We all know what it’s like.
Sitting in the newly tidied and painted but sadly empty studio.
Waiting for that damned phone to ring . . . .
One guy who has put this situation behind him is Seamus Ryan one of this year’s SUN Awards judges.
Of course in the distant past Seamus has suffered from this lack of momentum but he has never been happy just waiting for work to come in he says “I need to keep busy and prefer to have some level of control over what’s going on”.
As of late, apart from the advertising work he is renowned for, he has, as the saying goes, got “ other irons in the fire”.
We have heard what has been advised about how good diversification is for our businesses. Some of us have tried out a few ideas but no one has succeeded in this quite as successfully as Seamus Ryan.
Seamus left Dublin in 1986 and moved to London, where he spent 4 years working as an assistant with photographer Alasdair Ogilvie before he took the plunge and set up a studio in Islington shooting mostly still lifes for advertising campaigns. Over the years his commercial work has become more portrait based, which suits Seamus just fine because, as he says, a conversation is a bit one sided with most still life subjects.
The first departure was to set up the Lupe Gallery. Seamus takes up the story “I gave Lupe Gallery three years of my life. It was an amazing experience and we sold many wonderful fine art photographs from some of the best photographers in the UK. However, the venture became all consuming, taking up all my time and leaving virtually no room for my own photography. This eventually forced me to decide between the two and getting back to taking photographs won out.”
His love of photography, and particularly portrait photography, has been the starting point for Seamus’s new business ventures.
His studio is now based in an old warehouse close to Columbia Road, home to the famous street market that every Sunday morning attracts hundreds of visitors. This is the key to at least one of Seamus’s business diversions namely Sunday Shoots, where members of the public are welcomed into the studio to take part in a diversity of themed series of portrait shoots.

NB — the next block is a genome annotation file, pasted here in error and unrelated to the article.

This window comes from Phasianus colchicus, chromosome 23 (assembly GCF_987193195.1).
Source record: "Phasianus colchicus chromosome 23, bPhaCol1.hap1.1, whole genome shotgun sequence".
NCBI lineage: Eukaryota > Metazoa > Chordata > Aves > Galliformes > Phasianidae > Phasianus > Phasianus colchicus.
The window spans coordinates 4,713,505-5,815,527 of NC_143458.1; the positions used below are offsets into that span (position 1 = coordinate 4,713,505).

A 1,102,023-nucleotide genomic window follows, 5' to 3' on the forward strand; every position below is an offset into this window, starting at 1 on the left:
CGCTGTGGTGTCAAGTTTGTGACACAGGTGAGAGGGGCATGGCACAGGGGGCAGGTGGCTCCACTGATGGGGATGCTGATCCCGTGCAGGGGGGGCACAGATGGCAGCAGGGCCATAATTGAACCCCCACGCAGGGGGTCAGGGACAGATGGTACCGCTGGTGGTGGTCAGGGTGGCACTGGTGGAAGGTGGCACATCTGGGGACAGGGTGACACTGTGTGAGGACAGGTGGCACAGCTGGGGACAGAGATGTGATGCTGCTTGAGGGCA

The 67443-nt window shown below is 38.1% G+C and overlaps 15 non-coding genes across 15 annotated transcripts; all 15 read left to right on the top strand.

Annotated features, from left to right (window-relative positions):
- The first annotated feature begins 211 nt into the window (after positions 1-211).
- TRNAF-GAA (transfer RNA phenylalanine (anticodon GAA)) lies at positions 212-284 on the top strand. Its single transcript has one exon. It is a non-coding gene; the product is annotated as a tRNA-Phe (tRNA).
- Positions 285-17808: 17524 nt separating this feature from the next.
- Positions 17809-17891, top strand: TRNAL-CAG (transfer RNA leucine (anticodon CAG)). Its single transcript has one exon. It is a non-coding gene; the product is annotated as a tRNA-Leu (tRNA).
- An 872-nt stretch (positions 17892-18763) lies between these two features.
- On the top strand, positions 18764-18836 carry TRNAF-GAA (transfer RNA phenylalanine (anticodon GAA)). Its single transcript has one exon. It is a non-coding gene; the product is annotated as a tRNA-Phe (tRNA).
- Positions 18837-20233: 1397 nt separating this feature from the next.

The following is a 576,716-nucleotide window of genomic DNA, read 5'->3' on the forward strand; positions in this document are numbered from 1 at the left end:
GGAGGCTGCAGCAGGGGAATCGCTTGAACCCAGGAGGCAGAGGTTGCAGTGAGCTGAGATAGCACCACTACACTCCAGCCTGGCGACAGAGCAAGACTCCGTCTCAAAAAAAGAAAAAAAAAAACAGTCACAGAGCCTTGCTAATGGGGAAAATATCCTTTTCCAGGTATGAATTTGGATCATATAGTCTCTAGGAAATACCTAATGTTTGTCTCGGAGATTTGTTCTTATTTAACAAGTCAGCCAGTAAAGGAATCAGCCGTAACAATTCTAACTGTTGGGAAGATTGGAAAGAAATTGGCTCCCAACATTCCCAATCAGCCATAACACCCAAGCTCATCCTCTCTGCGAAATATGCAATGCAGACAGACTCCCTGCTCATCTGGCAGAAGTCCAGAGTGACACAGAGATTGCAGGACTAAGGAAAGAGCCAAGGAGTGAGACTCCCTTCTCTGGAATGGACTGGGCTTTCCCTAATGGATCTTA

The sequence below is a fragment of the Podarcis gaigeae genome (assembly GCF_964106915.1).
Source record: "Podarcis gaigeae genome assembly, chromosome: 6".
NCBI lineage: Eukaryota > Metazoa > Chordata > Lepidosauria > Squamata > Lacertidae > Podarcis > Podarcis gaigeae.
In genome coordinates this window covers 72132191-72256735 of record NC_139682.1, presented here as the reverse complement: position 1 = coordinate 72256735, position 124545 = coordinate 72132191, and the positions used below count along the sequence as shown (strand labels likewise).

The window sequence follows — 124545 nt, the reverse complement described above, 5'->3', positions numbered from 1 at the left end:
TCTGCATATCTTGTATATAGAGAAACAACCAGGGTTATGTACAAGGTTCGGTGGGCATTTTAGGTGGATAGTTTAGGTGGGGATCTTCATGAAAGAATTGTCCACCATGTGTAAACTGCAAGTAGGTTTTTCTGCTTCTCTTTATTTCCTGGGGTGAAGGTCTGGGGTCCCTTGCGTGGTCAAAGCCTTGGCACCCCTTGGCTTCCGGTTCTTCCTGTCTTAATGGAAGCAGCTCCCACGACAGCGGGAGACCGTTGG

From this inspiration blossomed another great idea involving the old favorite, the Photo Booth. Not your normal railway station photo booth though. These examples are your “designer” variety and have been hired for a great diversity of occasions including the BAFTAs, Glastonbury and even a royal wedding. There are now 10 booths in circulation representing various design themes. They are individually prepared for each client with changes to the lighting and backgrounds to suit the event. Each one comes with an onboard wind machine. ‘Boothnation’ now employs 6 people full time and up to 18 free-lancers who work at the various events.
‘Sunday Shoots’ also lead to ‘Pop Up Shoots’. This is a themed shoot at a clients event, using the trappings of a full scale professional studio shoot, often involving a set with props and the services of stylists with hairdressers and make up artists. The shoot is a great insight for the participants as previously they have no idea how much work and effort goes into producing a high quality image.
Seamus sums up the story so far:
“My first ten years as a photographer were spent shooting only still life, a noble pursuit but one that nearly drove me mad. Nowadays I relish the fact that every day is different and brings fresh challeng- es. I work on advertising, editorial and theatre commissions during the week. ‘Sunday Shoots’ allows me to engage with real people and to experiment with portraiture. ‘Boothnation’ was my attempt at creating the best lighting in a photo booth and has developed into an exciting and growing business. ‘Pop Up Shoots’ brings the ‘Sunday Shoots’ concept out to events and parties and is about as much fun as one could have with a camera.”
This is just as well as Seamus works on average 6 days a week; he sums up life with the family:
“I have a very understanding family, all of whom get involved in my Sunday Shoots. They seem to get my obsession with photography. My wife was my first agent so is directly responsible for getting me into this mess in the first place. As a family we enjoy our holidays together. Surfing is my family’s passion. We’ve been taking lessons on the west coast of Portugal for a number of years and like to think we are pretty good. There’s nothing quite like the whole family riding the same wave to shore”.
When asked what the future might bring for the profession his views are typically honest and energetic:
“The digital revolution has changed both photography and advertising in a profound way and I think most photographers have had to adapt to survive. My philosophy is to just keep challenging myself and to continue to explore the possibilities of photography. It’s a real privilege to be involved in such a stimulating and rewarding profession.
As photographers, in a fast changing world, we have to consistently innovate and surprise. The democra- tisation of photography has brought with it a new appreciation of good photography. Professional photographers have a real opportunity to shine”. “If photography is anything like fashion then we’ll be wearing flares and shooting Ektachrome on plate cameras again. Technically, I have no doubt that still cameras will be a thing of the past as single frames from digital video cameras will be hi res enough for any use. Although technology will no doubt improve, artistic input can only ever be a human endeavour. There will always be a need for photographers whatever kit they might use”.
So time will tell.
I don’t really fancy a return to the flares or Ektachrome for that matter.
Perhaps Seamus has a plan in mind….
Written by: Doug Currie